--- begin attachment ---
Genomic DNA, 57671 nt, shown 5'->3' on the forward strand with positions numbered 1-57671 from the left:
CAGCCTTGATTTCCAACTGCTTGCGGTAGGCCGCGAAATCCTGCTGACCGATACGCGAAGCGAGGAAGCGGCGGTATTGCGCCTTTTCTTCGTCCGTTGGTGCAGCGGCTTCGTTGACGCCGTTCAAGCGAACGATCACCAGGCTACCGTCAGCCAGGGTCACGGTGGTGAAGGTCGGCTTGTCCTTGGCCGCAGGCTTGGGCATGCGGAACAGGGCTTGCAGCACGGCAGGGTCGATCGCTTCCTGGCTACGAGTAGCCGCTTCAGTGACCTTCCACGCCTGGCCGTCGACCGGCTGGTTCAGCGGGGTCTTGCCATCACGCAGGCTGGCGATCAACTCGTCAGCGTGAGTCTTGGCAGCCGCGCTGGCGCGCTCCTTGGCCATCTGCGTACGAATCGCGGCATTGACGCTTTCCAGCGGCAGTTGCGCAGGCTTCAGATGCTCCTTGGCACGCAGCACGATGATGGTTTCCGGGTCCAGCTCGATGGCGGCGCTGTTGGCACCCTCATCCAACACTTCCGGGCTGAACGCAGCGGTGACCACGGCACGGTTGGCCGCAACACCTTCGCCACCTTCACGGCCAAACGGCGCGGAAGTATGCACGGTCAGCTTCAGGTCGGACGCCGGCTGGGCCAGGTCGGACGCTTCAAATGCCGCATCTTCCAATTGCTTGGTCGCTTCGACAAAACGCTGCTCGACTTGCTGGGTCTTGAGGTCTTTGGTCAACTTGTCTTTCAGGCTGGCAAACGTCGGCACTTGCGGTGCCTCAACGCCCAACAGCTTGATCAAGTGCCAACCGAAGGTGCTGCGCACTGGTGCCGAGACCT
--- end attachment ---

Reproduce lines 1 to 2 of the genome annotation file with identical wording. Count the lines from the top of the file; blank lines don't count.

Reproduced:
Genomic DNA, 57671 nt, shown 5'->3' on the forward strand with positions numbered 1-57671 from the left:
CAGCCTTGATTTCCAACTGCTTGCGGTAGGCCGCGAAATCCTGCTGACCGATACGCGAAGCGAGGAAGCGGCGGTATTGCGCCTTTTCTTCGTCCGTTGGTGCAGCGGCTTCGTTGACGCCGTTCAAGCGAACGATCACCAGGCTACCGTCAGCCAGGGTCACGGTGGTGAAGGTCGGCTTGTCCTTGGCCGCAGGCTTGGGCATGCGGAACAGGGCTTGCAGCACGGCAGGGTCGATCGCTTCCTGGCTACGAGTAGCCGCTTCAGTGACCTTCCACGCCTGGCCGTCGACCGGCTGGTTCAGCGGGGTCTTGCCATCACGCAGGCTGGCGATCAACTCGTCAGCGTGAGTCTTGGCAGCCGCGCTGGCGCGCTCCTTGGCCATCTGCGTACGAATCGCGGCATTGACGCTTTCCAGCGGCAGTTGCGCAGGCTTCAGATGCTCCTTGGCACGCAGCACGATGATGGTTTCCGGGTCCAGCTCGATGGCGGCGCTGTTGGCACCCTCATCCAACACTTCCGGGCTGAACGCAGCGGTGACCACGGCACGGTTGGCCGCAACACCTTCGCCACCTTCACGGCCAAACGGCGCGGAAGTATGCACGGTCAGCTTCAGGTCGGACGCCGGCTGGGCCAGGTCGGACGCTTCAAATGCCGCATCTTCCAATTGCTTGGTCGCTTCGACAAAACGCTGCTCGACTTGCTGGGTCTTGAGGTCTTTGGTCAACTTGTCTTTCAGGCTGGCAAACGTCGGCACTTGCGGTGCCTCAACGCCCAACAGCTTGATCAAGTGCCAACCGAAGGTGCTGCGCACTGGTGCCGAGACCT